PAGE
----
**/**** Image B+ Sound B Extras C-
starring Charlie Sheen, Angie Harmon, Denise Richards, Rosanna Arquette
screenplay by Daniel Margosis & Robert Horn
directed by Steve Rash
by Walter Chaw In the proud tradition of Straight Talk and Dr. Detroit (and Spellbound, I guess), Charlie Sheen digs at his own apex role in Wall Street before pretending to be an abusive advice columnist at a failing paper run by the lovely Angie Harmon in Good Advice. More Hot Shots! than The Front Page, the film--buoyed by a consistently light screwball tone unfortunately only occasionally matched by neo-screwball dialogue--nonetheless has a few unexpectedly funny moments. Denise Richards is suitably reptilian when typecast as an airhead bitch princess, and Sheen demonstrates the kind of comedic timing and Shatner-esque gift for self-effacement (he gets an enema bath at one point) that might extend his career despite being a boondoggle magnet, e.g., the Heidi Fleiss thing and, of course, the "I married Denise Richards" thing.
Ryan Turner (Sheen) is a high-rolling stockbroker, ruthless and mean-spirited. Dating a vacuous bimbo advice columnist, Cindy (Richards), who promptly drops him when an insider-trading scheme lands him on the unemployment line, Ryan assumes Cindy's identity at Page's (Harmon) little newspaper for the paycheck. He's met with unexpected success; hilarity ensues.
One of those 'find your inner woman'/cad redemption fables that follows a very basic formula as stunningly predictable as the "plop" of a chronically leaky faucet, Good Advice is carried off with enough familiarity and lightness that its inevitability is sort of a comfort. It's like that pair of old sneakers: it stinks, but it's a stink you like. Helping matters is an accomplished comic supporting cast that includes Estelle Harris, Jon Lovitz, and Rosanna Arquette. Only Angie Harmon seems out of place: a good dramatic actress, Harmon is a little out of rhythm here. While she doesn't destroy the picture, she keeps Good Advice from being more than a relatively harmless diversion. I laughed longest at Jon Lovitz's reaction to surprise fellatio; the picture is mostly kind, and wise not to overstay its welcome at a breezy ninety minutes.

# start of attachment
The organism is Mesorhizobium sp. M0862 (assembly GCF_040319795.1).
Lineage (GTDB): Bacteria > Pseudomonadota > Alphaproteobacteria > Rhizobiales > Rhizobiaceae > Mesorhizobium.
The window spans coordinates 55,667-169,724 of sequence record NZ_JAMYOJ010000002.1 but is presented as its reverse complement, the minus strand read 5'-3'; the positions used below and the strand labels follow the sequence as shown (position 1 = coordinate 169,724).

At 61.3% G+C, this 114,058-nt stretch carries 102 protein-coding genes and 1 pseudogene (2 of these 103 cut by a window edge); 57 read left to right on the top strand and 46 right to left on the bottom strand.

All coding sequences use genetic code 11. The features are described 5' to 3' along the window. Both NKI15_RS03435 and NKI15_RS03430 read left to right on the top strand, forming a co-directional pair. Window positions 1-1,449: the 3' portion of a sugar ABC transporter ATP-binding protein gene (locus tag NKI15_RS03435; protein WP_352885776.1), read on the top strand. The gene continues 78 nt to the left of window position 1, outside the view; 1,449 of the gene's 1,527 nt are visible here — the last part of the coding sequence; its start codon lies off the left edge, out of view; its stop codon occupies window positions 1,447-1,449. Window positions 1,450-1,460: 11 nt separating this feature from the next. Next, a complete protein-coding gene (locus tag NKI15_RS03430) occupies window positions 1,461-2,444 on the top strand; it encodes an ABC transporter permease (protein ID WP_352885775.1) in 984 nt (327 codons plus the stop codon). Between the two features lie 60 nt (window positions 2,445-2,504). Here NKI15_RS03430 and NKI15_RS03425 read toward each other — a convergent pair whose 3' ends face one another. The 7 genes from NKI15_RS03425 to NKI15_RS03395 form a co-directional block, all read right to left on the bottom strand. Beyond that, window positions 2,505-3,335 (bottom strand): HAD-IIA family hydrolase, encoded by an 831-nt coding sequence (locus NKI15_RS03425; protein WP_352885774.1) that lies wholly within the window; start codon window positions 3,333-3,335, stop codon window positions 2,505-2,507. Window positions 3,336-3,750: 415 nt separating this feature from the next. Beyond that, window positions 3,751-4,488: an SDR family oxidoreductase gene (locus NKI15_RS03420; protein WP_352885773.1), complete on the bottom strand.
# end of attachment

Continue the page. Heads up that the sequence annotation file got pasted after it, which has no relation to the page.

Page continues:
Artisan presents a more than adequate 1.85:1 anamorphic widescreen transfer on DVD (as well as a 1.33:1 pan-and-scan on the same side of the platter) that belies the relatively low budget and production values of the film. The colours are bright and black levels deep. The Dolby Digital 5.1 mix is lively, though there are a few moments in which the soundtrack levels jump between the two front channels. All in all, a satisfactory presentation--dialogue clear all the way through.
A feature-length commentary by director Steve Rash is one of those technically obsessed jobs that offers lots of information interesting if not for the low-rent aspirations of the piece. Rash talks a little teensy bit about Sheen and Richards getting engaged during filming, but his anecdotes are in large part of the "she's pretty" and "Jon Lovitz had a broken leg here" variety. A medium-level of silence adorns the track. Brief production notes, cast & crew filmographies, and a trailer for the film along with trailers for Dr. T & The Women, Novocaine, Picking Up the Pieces, Van Wilder, The Rambo Trilogy, and the Special Edition DVD of the made-for-Sci-Fi Network Dune round out the disc. Originally published: May 17, 2002.